On the lushly gorgeous opening cut to this CD, I immediately got a full impression of Gordon Giltrap just before the cut tumbled into Rowena is Queen and spilled forth Leigh Gregory's full-on Donovan voice. I've had an abiding weakness for the old hippie bard for 40 years now and can't get enough of him, so Gregory is a slice of heaven transported to this era and set in baroquely fingerpicked chords, thrumming cello, and a very chambery anteroom of solemn antiquity. From Afar continues Rowena's enchantment, luring the innocent listener into a hopeless enamorment with the truly surprising disc. There's some remarkable folk music floating around out there, boys and girls, and Rainy Season Never Ends sits in the highest echelons. I'm dead serious. If you like John Martyn, Iain Matthews, Nick Drake, Mr. Leitch, Shawn Philips, and that ilk, this is going to set euphoria on your table because Gregory is extraordinarily talented...but with a difference. Infuse Talk Talk's moodiest later refrains and 4AD's terminal existentialism with Donovan and Giltrap, and you obtain an oil painting of what's happening here. The title cut's progressive but restrainedly so, as is much of the disc, slowly evolving into a chiaroscuro of fog and bulking shadows, Poe-esque refrains gently wearing at the spirit, eroding it with resignation and world-weariness. If it was good enough for Shakespeare and Edgar Allan, it's good enough for Leigh Gregory and his spectacularly dour troupe.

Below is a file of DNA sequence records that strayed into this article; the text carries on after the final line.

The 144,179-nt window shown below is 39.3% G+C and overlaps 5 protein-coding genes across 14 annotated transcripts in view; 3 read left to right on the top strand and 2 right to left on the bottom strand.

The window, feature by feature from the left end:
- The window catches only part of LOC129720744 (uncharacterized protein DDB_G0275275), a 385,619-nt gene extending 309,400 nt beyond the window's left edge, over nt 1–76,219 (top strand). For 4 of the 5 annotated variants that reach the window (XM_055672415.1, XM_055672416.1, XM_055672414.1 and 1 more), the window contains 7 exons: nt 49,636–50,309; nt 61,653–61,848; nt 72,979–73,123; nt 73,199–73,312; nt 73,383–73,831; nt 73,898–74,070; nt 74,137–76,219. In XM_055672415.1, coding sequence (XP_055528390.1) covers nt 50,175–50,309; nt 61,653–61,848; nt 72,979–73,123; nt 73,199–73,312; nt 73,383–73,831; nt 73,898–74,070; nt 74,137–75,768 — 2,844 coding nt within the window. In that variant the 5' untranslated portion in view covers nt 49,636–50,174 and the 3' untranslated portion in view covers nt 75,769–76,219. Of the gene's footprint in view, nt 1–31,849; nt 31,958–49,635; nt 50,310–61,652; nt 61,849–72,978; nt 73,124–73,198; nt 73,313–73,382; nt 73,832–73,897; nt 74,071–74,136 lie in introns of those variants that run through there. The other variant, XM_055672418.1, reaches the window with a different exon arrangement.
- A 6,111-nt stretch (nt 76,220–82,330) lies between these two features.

That backing band is amazingly sympathetic, a consort or personal music guild rather than sessioneers. Gregory handles the guitars, vocals, and keyboards but his cohorts never let tone or temper flag for a moment. Erik Pearson's flute is letter perfect in classic Elizabethan ambiance while Aaron Kerr's cello and Fionnuala Ni Chiosoig's violin impregnate the unmistakably British airs with dark Celtica. Steven Cavoretto's mournful trumpet contrasts the register when it appears, but the horn appears nowhere near fulsomely enough for these thirsty ears. Clay Hawkins' lap steel takes up when violin and cello are absent, spacier but dripping with reverb and melancholy while Burtt B's mandolin manages to complement the guitar in its brighter presence, often recessed to underscore the lead.
Many years ago, I'd hoped Keith Christmas, Peter Sinfield, Steve Ashley, or Colin Scott might've indited work like this, so it's been a long long wait. Perhaps my own expectations were to blame, but thank God someone finally created such a threnodic gem slowly brewed through the ages like a saturninely irascible bottle of bourbon and brooding elfen dust.
Edited by: David N. Pyles
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